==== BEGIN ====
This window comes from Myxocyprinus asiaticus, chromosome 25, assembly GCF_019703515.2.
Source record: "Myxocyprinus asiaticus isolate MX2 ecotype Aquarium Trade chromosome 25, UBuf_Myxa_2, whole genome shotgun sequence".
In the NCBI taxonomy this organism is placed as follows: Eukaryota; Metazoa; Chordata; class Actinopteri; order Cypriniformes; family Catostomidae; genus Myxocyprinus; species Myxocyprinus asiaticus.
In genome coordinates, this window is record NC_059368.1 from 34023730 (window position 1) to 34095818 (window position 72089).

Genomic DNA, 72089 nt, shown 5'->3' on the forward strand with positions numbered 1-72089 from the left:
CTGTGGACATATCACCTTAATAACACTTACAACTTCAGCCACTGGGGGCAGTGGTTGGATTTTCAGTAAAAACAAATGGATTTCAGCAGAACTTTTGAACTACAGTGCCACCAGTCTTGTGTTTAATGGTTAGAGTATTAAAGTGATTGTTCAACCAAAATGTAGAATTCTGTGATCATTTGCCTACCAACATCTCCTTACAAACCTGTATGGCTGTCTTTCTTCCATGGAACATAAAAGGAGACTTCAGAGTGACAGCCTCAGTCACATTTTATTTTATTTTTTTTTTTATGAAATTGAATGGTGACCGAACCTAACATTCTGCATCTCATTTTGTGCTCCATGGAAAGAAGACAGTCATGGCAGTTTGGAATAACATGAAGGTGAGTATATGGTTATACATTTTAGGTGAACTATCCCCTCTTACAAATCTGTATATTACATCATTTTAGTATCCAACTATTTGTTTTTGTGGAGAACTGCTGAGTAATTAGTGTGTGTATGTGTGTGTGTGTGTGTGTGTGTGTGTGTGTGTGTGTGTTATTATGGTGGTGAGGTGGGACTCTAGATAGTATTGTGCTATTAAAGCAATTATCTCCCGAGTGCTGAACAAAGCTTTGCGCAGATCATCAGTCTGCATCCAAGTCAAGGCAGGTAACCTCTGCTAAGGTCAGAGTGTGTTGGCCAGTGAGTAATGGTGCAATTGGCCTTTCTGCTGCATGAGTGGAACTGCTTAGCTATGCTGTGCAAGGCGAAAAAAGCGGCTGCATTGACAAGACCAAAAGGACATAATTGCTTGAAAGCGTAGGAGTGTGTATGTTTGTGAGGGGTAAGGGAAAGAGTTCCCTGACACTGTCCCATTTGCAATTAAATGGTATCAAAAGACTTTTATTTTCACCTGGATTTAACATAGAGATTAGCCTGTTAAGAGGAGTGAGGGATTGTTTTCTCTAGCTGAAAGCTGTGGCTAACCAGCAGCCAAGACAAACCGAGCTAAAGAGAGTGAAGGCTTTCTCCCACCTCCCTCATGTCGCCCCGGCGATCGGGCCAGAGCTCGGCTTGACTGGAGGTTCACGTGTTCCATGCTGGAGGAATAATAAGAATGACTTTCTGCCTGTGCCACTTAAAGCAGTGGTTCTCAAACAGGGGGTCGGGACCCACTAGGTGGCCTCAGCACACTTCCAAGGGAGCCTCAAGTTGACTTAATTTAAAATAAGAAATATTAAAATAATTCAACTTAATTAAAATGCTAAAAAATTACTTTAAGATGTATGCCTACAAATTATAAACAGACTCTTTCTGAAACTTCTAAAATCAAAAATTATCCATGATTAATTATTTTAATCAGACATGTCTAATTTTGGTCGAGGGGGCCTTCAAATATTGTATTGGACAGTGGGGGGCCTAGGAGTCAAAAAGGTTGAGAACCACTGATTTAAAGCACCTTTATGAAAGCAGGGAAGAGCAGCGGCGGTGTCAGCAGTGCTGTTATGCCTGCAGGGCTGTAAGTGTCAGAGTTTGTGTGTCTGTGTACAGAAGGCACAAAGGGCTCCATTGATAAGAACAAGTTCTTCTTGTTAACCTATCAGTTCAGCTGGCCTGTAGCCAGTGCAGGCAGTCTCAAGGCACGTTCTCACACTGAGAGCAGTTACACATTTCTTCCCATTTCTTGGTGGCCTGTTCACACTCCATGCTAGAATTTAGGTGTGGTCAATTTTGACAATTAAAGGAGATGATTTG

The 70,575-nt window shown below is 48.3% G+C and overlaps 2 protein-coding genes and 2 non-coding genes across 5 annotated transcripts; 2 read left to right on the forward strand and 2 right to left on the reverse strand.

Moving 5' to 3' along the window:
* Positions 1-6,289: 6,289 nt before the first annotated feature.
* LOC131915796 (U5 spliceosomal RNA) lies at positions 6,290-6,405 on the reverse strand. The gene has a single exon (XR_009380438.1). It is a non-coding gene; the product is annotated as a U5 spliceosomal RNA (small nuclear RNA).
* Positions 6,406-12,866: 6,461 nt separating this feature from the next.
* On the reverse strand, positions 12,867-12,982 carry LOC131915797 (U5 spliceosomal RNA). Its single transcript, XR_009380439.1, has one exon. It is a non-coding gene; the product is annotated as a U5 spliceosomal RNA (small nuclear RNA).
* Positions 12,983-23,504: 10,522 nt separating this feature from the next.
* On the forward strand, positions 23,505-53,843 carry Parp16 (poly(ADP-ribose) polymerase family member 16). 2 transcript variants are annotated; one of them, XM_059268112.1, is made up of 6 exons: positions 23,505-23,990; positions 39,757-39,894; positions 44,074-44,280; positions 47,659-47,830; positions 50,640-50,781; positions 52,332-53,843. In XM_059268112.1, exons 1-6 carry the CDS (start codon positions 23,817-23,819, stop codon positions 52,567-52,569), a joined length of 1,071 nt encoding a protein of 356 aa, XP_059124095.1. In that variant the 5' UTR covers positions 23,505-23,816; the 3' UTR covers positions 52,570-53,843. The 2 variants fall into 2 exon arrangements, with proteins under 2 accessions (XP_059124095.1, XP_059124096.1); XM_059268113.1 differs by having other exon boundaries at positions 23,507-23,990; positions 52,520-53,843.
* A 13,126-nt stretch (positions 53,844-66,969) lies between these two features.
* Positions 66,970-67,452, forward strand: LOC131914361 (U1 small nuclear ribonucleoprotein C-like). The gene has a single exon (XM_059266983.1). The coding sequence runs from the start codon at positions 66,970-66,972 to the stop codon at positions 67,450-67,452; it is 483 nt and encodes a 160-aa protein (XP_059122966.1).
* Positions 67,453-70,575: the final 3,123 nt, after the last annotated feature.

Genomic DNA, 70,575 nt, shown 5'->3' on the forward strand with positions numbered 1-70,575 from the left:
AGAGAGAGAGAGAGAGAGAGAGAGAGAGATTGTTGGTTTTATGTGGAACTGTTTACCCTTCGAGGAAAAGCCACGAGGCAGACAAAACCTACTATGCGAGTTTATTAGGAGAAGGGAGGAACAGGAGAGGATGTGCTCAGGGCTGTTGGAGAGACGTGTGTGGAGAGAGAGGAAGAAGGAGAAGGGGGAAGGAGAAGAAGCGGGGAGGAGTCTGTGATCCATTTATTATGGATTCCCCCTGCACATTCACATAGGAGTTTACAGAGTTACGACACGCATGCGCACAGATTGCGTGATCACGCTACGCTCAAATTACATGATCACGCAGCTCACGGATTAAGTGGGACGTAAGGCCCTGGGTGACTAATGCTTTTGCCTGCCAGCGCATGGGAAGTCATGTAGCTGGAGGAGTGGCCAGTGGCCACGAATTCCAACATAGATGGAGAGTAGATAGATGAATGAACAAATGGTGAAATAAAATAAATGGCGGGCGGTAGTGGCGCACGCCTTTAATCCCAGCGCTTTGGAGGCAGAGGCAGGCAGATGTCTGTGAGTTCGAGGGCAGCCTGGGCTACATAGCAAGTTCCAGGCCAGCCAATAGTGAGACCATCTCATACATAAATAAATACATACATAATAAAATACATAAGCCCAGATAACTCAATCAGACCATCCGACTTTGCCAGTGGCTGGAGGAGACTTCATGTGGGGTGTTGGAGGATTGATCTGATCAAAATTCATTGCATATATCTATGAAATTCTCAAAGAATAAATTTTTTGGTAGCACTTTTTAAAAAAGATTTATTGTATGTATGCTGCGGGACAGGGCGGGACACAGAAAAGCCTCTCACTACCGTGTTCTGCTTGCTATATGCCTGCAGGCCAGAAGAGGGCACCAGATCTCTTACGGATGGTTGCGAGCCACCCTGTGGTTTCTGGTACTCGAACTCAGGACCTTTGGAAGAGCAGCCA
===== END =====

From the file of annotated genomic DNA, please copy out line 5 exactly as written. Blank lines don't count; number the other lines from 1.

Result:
Genomic DNA, 72089 nt, shown 5'->3' on the forward strand with positions numbered 1-72089 from the left: